Not one single player from Alabama was drafted. That fact boggles the mind, because it’s Alabama. The program is not what it once was, but the Tide being shut out on draft weekend is inconceivable. For comparison, Florida hasn’t been shut out of the draft since 1951, and only once since then (1977) has a Gator not been selected in one of the first seven rounds of a draft.

It really is.

The fourth and fifth year seniors on that 2005 team were recruited by Dennis Franchione in 2002 and 2001. The real leaders on that team weren’t Shula’s recruits. The fourth and fifth year seniors on this year’s team were Shula’s recruits, having come to campus in 2003 and 2004. I’m going to give those years a look to see how it’s possible that Bama could have no one drafted this year.

His first class in 2003 (numbering 19) had only one player drafted: DT Le’Ron McClain in the fourth round last year. Granted, Tyrone Prothro probably would have been drafted if not for the nasty string of injuries he went through. It is worth mentioning though that the injury that started it all was sustained in the fourth quarter of a blowout (in 2005 over Florida), and he should not have been playing that late in the game in the first place. Well done, Mike.

I’ll give him a pass in 2003 though, since Coach Fran left unexpectedly and classes during transitional years tend to be rough anyway. If you want a comparison, though, Florida’s 2002 class, despite Steve Spurrier leaving a month before signing day, had four of its 23 players drafted from it. I’ll now look at Alabama’s 2004 class.

Of the 27 recruits, nine are listed on Alabama’s spring football roster. Four were listed as potential draftees on ESPN. None were listed as potential draftees in 2007. That means of the 18 that are gone, 14 weren’t even serious candidates to be drafted. Those 18 players had an average star rating of 2.79 (according to Rivals), with just two 4-star prospects among them.

Wake up, Mike. It’s time for good football.

The nine remaining players are a mixed bag. Antoine Caldwell became a permanent captain, an honor that got his name misspelled in cement but is still prestigious at the school. John Parker Wilson has played a lot of games, but “infuriating” doesn’t come close to describing his inconsistency. Beyond them, only DL Lorenzo Washington (3 sacks) and TE Nick Walker (2 TD receptions) made any significant plays last season.

It’s just astonishing that Alabama could have had such a bad class. Even that 2002 Florida class had a decent number of players considered draftable in 2006 and 2007. With all of the financial and tradition-based advantages the school has, it makes no sense for Alabama not to have anyone drafted in a particular year. Since Derrick Harvey and Andre Caldwell could have left last year, Florida almost had no one drafted this year. However, that would have been caused by extreme amounts of early entries not two consecutive bad recruiting classes.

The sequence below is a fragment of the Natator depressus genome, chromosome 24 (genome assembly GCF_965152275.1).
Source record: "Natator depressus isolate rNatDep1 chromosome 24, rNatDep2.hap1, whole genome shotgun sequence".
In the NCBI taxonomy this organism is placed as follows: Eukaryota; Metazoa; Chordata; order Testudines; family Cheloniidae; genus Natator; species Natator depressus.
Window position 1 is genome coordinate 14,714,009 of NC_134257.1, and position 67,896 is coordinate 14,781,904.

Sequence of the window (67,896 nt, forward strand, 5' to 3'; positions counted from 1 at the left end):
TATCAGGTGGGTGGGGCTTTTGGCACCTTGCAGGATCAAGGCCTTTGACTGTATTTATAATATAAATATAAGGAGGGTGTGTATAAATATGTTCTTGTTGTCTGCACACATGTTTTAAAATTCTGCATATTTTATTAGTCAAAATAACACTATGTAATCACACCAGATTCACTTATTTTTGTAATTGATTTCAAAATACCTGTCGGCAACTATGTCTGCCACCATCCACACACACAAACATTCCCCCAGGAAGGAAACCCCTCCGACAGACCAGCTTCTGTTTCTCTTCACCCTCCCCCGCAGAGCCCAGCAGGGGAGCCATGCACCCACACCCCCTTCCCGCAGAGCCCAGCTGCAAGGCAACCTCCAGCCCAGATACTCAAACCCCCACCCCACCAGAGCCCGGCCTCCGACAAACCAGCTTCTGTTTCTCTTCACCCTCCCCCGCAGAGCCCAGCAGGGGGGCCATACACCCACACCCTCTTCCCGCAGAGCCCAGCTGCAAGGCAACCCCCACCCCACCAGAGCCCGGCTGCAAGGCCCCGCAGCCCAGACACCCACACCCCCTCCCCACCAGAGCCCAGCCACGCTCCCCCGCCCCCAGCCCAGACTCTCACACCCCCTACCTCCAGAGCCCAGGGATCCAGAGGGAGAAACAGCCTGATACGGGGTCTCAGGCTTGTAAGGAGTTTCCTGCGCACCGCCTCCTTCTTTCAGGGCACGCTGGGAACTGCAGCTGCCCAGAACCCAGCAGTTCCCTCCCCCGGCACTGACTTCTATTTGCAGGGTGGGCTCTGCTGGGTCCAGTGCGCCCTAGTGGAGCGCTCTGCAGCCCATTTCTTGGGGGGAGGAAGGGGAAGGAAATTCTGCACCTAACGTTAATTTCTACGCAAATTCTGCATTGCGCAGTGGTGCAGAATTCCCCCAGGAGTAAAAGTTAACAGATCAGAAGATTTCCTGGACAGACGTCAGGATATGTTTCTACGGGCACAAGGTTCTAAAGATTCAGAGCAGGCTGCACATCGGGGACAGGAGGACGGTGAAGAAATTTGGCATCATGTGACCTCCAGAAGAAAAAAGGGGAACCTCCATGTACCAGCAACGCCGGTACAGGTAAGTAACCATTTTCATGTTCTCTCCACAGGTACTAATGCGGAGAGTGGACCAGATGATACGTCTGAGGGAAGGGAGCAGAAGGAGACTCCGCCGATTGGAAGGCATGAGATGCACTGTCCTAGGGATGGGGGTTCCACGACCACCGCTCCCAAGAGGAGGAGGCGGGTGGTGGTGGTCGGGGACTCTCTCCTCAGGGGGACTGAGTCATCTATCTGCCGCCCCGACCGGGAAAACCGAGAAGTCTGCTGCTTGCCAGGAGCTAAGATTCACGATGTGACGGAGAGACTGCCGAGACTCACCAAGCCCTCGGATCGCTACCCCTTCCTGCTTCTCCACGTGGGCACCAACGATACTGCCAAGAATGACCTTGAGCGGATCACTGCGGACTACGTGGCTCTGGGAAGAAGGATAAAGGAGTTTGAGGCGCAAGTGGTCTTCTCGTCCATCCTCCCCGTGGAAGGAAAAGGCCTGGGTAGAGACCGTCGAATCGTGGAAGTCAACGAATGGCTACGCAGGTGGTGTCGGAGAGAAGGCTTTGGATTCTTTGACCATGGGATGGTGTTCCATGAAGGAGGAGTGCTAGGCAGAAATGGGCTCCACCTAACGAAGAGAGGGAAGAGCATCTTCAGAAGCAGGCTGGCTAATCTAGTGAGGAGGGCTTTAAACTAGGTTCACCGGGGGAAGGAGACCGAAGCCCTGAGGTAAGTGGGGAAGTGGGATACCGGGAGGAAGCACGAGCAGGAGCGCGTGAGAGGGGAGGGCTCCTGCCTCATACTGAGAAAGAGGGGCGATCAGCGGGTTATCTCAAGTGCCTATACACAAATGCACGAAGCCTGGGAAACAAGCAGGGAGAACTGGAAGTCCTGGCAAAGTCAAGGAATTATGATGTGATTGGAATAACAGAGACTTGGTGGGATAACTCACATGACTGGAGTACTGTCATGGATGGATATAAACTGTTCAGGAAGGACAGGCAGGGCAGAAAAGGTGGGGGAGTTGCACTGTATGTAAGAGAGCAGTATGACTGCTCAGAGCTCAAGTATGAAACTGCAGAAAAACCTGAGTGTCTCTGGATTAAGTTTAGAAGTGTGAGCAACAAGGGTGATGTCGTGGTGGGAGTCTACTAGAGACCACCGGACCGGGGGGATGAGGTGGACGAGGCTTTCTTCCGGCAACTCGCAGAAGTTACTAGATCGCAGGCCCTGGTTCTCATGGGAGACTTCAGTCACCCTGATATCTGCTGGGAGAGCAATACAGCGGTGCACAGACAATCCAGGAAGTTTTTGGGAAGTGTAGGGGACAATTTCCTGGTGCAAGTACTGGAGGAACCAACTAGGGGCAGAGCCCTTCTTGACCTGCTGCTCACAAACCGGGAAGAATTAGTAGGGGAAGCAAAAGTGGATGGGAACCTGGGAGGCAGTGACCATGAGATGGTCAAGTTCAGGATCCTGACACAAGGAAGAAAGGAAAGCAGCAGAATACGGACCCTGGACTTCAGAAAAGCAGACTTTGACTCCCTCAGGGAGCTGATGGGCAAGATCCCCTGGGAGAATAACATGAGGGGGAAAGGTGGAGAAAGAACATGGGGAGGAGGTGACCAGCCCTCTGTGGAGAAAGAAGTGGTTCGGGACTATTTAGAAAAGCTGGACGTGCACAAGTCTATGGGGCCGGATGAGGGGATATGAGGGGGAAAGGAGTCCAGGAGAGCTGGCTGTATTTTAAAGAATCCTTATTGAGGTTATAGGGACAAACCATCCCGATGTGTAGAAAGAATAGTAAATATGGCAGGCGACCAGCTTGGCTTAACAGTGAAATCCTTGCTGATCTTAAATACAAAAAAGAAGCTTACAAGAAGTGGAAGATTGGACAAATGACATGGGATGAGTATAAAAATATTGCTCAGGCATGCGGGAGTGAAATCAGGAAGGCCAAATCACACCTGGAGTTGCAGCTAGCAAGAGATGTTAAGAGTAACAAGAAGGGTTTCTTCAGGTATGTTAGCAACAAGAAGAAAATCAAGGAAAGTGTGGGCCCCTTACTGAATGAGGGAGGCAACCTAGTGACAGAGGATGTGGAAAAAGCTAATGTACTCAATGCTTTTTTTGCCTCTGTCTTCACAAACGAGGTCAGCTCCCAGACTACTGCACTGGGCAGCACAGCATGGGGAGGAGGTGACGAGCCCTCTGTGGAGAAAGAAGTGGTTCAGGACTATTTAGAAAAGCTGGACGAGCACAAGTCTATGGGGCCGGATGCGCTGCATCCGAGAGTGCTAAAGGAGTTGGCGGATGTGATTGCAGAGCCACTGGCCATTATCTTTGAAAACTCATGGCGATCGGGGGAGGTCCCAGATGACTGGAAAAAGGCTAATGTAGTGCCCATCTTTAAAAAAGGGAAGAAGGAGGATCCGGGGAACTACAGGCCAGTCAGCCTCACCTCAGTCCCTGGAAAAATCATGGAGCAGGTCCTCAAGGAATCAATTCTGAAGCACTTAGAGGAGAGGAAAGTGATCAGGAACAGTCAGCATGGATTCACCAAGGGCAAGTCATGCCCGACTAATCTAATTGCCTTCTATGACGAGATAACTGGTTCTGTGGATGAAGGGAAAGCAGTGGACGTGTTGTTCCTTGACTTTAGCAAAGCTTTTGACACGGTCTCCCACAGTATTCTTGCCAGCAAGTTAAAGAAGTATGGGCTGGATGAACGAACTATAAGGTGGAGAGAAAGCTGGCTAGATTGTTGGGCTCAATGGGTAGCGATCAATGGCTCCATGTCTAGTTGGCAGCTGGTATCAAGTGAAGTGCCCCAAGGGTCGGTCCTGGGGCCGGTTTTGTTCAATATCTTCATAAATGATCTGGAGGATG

In 2008 Appalachian State, Bentley, Coastal Carolina, Delaware, Eastern Kentucky, Furman, Gardner-Webb, Grand Valley State, Hampton, Idaho, Jackson State, McNeese State, Middle Tennessee State, Montana, Mount Union, North Dakota State, Northwest Missouri State, San Diego, Washburn, Weber State, and Winston Salem State all had at least one player drafted. Alabama did not.

Wow.


The Draft: How Did the Bucs Do?

April 28, 2008

First Round: Aqib Talib, CB Kansas

The Bucs definitely had a need at corner, and on the field Talib fits in well with Monte Kiffin’s Tampa 2 scheme. He tends to take some chances, but the safeties will be there to erase mistakes. He has the potential to be a playmaker and really rack up interceptions.

So why was he still around at 20? The all important character concerns. He’s failed drug tests, been late to meetings, and shown an all around lack of maturity. The Bucs once upon a time took a chance on a guy like that, and Warren Sapp turned out all right.

If the organization can get his head screwed on straight, Talib could be a mainstay of the defense for many years. If not, he’ll be a total headache, and the fans will probably complain about them not taking CB Mike Jenkins from USF.

Second Round: Dexter Jackson, WR Appalachian State

The last Dexter Jackson to play for Tampa Bay went on to become the Super Bowl MVP. This one has a long way to go before he gets close to that, but he’ll get a shot at playing since the team had a need at wide out.

He comes into the NFL with two strikes against him – he went to a smaller school and he played in a read option spread offense. The former is not as big a concern since App State was better than a lot of I-A teams. The second is more significant. The pure West Coast Offense that Jon Gruden runs is incredibly complex, whereas the read option is a very simple offense.